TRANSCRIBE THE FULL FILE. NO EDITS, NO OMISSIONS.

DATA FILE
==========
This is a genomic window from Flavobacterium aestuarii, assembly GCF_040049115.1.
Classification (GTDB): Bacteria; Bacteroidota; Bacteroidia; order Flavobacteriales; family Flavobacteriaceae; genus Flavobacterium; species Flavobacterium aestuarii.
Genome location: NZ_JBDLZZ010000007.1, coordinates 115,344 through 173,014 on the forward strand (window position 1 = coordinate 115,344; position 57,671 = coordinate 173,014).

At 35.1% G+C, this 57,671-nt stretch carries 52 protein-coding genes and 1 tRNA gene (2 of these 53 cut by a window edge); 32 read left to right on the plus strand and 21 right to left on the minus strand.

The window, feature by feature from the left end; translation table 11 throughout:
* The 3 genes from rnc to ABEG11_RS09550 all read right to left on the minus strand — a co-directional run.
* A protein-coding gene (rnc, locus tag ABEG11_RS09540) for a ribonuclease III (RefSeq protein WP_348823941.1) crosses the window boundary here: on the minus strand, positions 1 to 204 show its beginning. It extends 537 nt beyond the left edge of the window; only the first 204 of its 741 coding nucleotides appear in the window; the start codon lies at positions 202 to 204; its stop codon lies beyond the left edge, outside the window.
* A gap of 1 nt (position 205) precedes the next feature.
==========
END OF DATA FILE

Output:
This is a genomic window from Flavobacterium aestuarii, assembly GCF_040049115.1.
Classification (GTDB): Bacteria; Bacteroidota; Bacteroidia; order Flavobacteriales; family Flavobacteriaceae; genus Flavobacterium; species Flavobacterium aestuarii.
Genome location: NZ_JBDLZZ010000007.1, coordinates 115,344 through 173,014 on the forward strand (window position 1 = coordinate 115,344; position 57,671 = coordinate 173,014).

At 35.1% G+C, this 57,671-nt stretch carries 52 protein-coding genes and 1 tRNA gene (2 of these 53 cut by a window edge); 32 read left to right on the plus strand and 21 right to left on the minus strand.

The window, feature by feature from the left end; translation table 11 throughout:
* The 3 genes from rnc to ABEG11_RS09550 all read right to left on the minus strand — a co-directional run.
* A protein-coding gene (rnc, locus tag ABEG11_RS09540) for a ribonuclease III (RefSeq protein WP_348823941.1) crosses the window boundary here: on the minus strand, positions 1 to 204 show its beginning. It extends 537 nt beyond the left edge of the window; only the first 204 of its 741 coding nucleotides appear in the window; the start codon lies at positions 202 to 204; its stop codon lies beyond the left edge, outside the window.
* A gap of 1 nt (position 205) precedes the next feature.